Disclaimer: I WISH I could write like Philip Pullman… (pouts)

Author's Note: If anyone actually reads and reviews this, I will be shocked. Eh heh.


So, this is my first time dabbling in the world of His Dark Materials, though I've read and re-read the books. And, while I dearly love Will and Lyra as a couple, well…

I admit I'm a bit sick and twisted.

That said, I hope you enjoy!

Wanings: Takes place before The Golden Compass; PantalaimonxLyra. Can't say I didn't warn ya! X3




"That day I oft remember when from sleep
I first awaked, and found myself reposed
Under a shade on flowers, much wondering where
And what I was, whence thither brought, and how
Not distant far from thence a murmuring sound
Of waters issued from a cave, and spread
Into a liquid plain, then stood unmoved
Pure as the expanse of heaven; I thither went
With unexperienced thought, and laid me down
On the green bank, to look into the clear
Smooth lake that to me seemed another sky.
As I bent down to look, just opposite
A shape within the watery gleam appeared,
Bending to look on me. I started back;
It started back; but pleased I soon returned,
Pleased it returned as soon with answering looks
Of sympathy and love. There had I fixed
Mine eyes till now, and pined with vain desire,
Had not a voice thus warned me: 'What thou seest,
What there thou seest, fair creature, is thyself.'"

Paradise Lost, Book IV






I. The Word


"Nah… nara… wait a moment. No, it's a "narsssss" sound, right?"

Lyra wrinkled her dust-smudged nose, squinting hard at the impossible word. "Pan," she voiced, speaking to the mouse on her lap, "do you have any idea how to pronounce this word?"

The gray-furred dæmon scuttled up her blouse, peering at the thick, leather-bound tome from the little girl's shoulder. His whiskers flicked. "No," he said bluntly, and changed into an ermine. Winding gently around her neck, he closed his eyes. The sun that day was particularly warm, hinting of the summer months to come, and all Pan wanted to do was take a nap in the shade. "Why don't you put down the book for a while, eh? The scholars don't really expect you to read it, do they?"

"No," Lyra answered lightly, unperturbed. She turned the book sideways, as if hoping this would help improve her reading abilities. "But I'd like to do it anyway. Think of what they'll say if I actually know what they're talking about! It'll be a wonderful trick."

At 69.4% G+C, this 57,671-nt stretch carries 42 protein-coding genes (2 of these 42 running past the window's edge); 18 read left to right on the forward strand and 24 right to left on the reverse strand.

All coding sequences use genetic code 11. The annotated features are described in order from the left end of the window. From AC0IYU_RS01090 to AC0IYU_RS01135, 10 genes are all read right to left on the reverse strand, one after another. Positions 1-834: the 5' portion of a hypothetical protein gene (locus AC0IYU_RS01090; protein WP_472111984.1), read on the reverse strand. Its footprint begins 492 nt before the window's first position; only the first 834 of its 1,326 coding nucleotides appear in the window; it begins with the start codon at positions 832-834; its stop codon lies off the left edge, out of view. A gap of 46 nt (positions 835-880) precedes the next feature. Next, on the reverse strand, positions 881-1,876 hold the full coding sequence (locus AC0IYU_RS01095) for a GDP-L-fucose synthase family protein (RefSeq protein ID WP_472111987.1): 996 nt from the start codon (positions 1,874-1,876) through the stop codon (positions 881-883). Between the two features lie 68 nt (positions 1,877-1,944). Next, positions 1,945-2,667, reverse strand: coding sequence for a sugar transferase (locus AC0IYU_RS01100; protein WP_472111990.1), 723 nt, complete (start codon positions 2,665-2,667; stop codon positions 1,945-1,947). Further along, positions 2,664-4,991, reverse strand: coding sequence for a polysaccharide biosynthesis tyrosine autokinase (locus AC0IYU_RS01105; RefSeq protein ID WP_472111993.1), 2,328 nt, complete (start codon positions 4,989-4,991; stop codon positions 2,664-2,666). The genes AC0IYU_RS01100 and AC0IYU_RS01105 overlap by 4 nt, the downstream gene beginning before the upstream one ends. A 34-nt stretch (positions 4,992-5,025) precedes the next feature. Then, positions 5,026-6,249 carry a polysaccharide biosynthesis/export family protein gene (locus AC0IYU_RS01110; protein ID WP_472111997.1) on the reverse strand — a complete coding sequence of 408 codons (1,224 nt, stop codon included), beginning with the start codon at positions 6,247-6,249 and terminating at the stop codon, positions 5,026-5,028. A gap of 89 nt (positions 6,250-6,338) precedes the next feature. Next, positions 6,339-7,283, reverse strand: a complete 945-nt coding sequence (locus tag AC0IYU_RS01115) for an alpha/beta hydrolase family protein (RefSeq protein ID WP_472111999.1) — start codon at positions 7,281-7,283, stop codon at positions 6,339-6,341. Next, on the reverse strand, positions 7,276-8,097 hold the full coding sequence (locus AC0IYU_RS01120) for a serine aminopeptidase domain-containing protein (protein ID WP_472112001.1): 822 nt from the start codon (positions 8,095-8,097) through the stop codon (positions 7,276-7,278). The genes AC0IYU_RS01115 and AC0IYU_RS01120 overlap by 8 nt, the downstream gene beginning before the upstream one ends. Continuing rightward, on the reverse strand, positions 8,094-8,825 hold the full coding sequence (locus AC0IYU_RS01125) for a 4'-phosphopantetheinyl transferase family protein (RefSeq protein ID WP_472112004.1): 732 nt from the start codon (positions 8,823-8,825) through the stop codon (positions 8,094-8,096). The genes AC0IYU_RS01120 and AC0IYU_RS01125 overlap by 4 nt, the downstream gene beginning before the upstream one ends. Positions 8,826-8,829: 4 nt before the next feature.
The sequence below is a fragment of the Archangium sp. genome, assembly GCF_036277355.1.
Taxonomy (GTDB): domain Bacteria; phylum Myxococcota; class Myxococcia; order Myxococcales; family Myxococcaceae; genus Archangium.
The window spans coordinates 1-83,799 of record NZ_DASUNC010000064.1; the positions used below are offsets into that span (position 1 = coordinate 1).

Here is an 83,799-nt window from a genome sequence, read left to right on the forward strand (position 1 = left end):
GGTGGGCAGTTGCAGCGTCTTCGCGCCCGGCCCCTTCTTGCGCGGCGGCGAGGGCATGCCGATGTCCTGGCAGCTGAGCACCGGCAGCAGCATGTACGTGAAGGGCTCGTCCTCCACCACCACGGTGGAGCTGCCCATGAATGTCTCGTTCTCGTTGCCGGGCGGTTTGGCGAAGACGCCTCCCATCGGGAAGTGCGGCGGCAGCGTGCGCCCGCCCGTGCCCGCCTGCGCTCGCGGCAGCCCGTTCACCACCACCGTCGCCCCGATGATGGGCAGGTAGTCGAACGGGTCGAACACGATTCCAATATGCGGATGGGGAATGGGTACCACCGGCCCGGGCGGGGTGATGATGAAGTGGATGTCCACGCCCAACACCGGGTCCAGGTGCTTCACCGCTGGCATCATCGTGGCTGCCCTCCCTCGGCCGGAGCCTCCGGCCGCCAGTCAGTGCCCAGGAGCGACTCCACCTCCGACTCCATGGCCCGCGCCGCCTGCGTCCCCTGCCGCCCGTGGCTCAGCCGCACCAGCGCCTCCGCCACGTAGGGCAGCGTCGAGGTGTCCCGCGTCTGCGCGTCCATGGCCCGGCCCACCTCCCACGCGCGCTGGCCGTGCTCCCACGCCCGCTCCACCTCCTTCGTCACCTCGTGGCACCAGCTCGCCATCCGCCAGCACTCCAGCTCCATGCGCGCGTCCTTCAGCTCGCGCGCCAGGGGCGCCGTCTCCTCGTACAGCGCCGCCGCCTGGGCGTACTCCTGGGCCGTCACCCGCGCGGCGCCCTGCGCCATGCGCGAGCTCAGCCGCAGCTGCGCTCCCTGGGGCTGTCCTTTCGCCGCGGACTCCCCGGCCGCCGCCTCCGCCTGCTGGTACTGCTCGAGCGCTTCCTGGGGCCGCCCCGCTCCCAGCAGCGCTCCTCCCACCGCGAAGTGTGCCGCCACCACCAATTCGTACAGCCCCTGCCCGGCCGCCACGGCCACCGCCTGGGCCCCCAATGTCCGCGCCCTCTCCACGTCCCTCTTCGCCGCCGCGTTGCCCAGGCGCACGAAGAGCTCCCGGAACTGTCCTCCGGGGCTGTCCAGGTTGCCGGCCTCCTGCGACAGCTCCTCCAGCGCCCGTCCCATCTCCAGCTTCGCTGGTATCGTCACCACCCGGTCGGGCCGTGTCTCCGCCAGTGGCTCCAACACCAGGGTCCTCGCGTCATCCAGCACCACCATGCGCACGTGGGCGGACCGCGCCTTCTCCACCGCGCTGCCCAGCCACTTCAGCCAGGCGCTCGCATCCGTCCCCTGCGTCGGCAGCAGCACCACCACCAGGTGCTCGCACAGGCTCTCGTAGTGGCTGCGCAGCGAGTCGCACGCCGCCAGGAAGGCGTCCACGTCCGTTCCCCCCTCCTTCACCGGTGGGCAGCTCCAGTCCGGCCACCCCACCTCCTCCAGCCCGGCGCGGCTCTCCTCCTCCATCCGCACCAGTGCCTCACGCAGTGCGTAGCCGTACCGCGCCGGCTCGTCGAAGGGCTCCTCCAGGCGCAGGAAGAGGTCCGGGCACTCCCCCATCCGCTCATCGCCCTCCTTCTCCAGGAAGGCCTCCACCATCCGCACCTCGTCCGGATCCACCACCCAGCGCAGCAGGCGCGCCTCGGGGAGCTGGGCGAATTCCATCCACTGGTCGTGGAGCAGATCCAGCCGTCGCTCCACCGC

At these words, Pantalaimon sat up, blinking. "…what?" he gawked, eyeing the girl incredulously. "You? Consider that a trick?"

"What's the matter?" Lyra frowned, shooting the ermine a look of reproach. "I thought you'd approve. You hate it when I do dangerous things."

"I do approve. I'm just wondering where my Lyra went."

"Haha," the young girl drawled, sniffing haughtily and smoothing out the parchment pages of the volume. "Well it just so happens that I'm smarter than you think, Pan. It don't matter what those gyptian children says, I en't as dumb as a rock."

"'Course you en't," Pan returned, sounding surprised. He slipped off her shoulders and became a tabby cat, nuzzling her arm. "They're just mad about that boat you stole."

Lyra scoffed, gently flicking her dæmon's forehead. "I know that," she said, rolling her eyes. "I just wanna show off. But to do that properly, I first gotta know what I'm doin'. And this was the biggest book in the library that I could sneak out without bein' noticed, and I wanna make sure I can read it the best of them all."

Pantalaimon considered this, his tail dancing in the sweet-scented breeze. Above their little bench, the petals of a plumb blossom unfurled. "That's all well and good," he finally decided, "but can ya tell them what it means when you're done? Reading it is one thing, but understanding it is quite another."

She gave a small start; he had a point.

"…maybe you should ask the Master for help," Pan added after a moment of silence and blank realization. "He says you can always come to him if you willingly want to learn something new."

And so that was what they did.


II. The Story


"Lyra, child, where did you get this?"

The Master's withered face was shadowed in the dark office, and it was taking a while for Lyra's eyes to adjust after the sun-filled garden. But the scent of pine was familiar and comforting, and the feel of the cushioned seats made her smile, and she enjoyed watching all of the Master's strange instruments work on their own. The Master's office was even more enjoyable than the yards.

"The library," she responded promptly, petting the ferret Pantalaimon who was nestled against her breast.

"Did you ask permission to take this out?" he pressed, sounding reproving.


He clearly didn't believe her, but seemed to decide pressing her for information would be pointless. He was quite right, of course; he exchanged a glance with his raven dæmon, who was shifting from foot to foot, looking both annoyed and (for some reason) amused.

Well, as much as a bird could, anyway.

"In that case, child, what can I help you with?"